Statue of grieving woman

How shall we deal with our grief in tumultuous times?

In Insight and Experience by MariaLeave a Comment

We live in a culture where grief is not honoured in many meaningful ways. We live in a society that’s very awkward around the subject of death, dying and grief. We have ‘bereavement leave’ in the workplace that may last for three or four days. We use words like you need to ‘get over it’, and ‘keep busy’ and maintain a ‘stiff upper lip’. It’s almost as if we encourage each other to turn a blind eye and ear to our true feelings. So it’s no wonder that we call this grief ‘work’. It is indeed work to express our feelings, especially in our culture, as we do not make it easy to do something that’s actually quite a natural process.

Having acknowledged that, I now would like to invite you to imagine with me what it would be like to be living in a totally different culture, where expressing grief is encouraged and honoured. I’ve been reading some material by a woman named Sobonfu Some—her name means ‘keeper of the rituals’—of West Africa whose tribe, the Dagara tribe in Burkina Faso, actually encourages their people to let go and grieve whatever no longer serves them. As a child, she remembers when a friend of hers died and she was asked the question, “Have you grieved enough? Have you cried enough?” rather than “Aren’t you finished crying about that yet?” The belief among the Dagara Tribe is that hanging on to old pain makes it grow until it can smother our joy and creativity; it even could have the potential to kill us. So it’s always a good thing to be “letting go” and releasing. Doesn’t that feel liberating to imagine living in a place like that—to imagine that kind of encouragement and permission to grieve?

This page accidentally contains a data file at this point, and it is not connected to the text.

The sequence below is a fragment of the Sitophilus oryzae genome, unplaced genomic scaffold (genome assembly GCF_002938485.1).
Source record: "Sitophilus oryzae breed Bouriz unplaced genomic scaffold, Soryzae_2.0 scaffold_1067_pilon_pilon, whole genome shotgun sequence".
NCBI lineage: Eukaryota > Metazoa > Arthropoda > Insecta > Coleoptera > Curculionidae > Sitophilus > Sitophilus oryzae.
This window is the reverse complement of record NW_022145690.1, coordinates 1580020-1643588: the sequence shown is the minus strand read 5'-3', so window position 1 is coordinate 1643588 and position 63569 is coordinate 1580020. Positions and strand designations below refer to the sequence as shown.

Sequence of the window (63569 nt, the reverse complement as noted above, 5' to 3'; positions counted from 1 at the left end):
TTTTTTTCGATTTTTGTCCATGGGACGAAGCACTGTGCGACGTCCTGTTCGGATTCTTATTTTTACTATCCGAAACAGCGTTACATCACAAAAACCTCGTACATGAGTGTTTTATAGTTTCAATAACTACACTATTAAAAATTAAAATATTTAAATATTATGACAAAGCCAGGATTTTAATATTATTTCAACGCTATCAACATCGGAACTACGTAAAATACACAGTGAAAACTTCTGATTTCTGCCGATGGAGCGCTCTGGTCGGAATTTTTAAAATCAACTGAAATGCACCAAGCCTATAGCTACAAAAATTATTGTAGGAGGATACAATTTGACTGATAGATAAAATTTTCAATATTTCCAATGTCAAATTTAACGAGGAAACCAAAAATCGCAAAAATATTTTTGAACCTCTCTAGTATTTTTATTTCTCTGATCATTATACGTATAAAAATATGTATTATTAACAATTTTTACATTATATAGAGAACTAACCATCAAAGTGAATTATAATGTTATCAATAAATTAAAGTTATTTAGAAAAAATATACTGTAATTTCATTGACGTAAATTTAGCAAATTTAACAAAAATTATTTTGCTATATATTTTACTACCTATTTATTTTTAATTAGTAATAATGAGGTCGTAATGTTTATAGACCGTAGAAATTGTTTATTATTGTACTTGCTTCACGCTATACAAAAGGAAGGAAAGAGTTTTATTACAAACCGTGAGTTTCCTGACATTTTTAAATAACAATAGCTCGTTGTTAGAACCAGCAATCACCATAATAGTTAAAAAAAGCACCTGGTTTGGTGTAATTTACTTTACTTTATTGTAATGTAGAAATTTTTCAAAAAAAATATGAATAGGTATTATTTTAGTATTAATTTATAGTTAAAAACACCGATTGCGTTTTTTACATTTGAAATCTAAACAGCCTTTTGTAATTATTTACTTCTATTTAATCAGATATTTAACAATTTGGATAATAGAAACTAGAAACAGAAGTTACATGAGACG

I’ve heard it said that if all the women of the world could cry at once, the world would be healed. We would have peace in an instant! I believe this might be true. Certainly, if all of us who needed to cry and grieve and release ‘old stuff’ could do so when necessary, we probably wouldn’t be fighting each other so much. We wouldn’t play the blaming game, the shaming game in the ways we do. Rather, we might take more responsibility for our own pain and work on letting it go.

So, as we consider our grief and the memories of those we have loved, or those people we are remembering and honouring in our thoughts today, I want to invite you to grieve in any way that you can, today and in the days ahead! I want to invite you to be really good to yourselves in these grief-laden, sometimes intensely pain-filled days. May you find, and even create time, to be sad, to look at photographs of your loved one and remember, even cry your eyes out, if you need to. May you honour the things and people and places that your loved one loved, and do things that would help you honour and remember them. May you find creative and safe ways that you can release your feelings of anger or rage, denial, sorrow, and loneliness—like writing in a journal, like going for long walks in the beauty of nature and letting mother earth know about your pain, like seeking out a support group or a counsellor, and really delving into and embracing your pain and sorrow.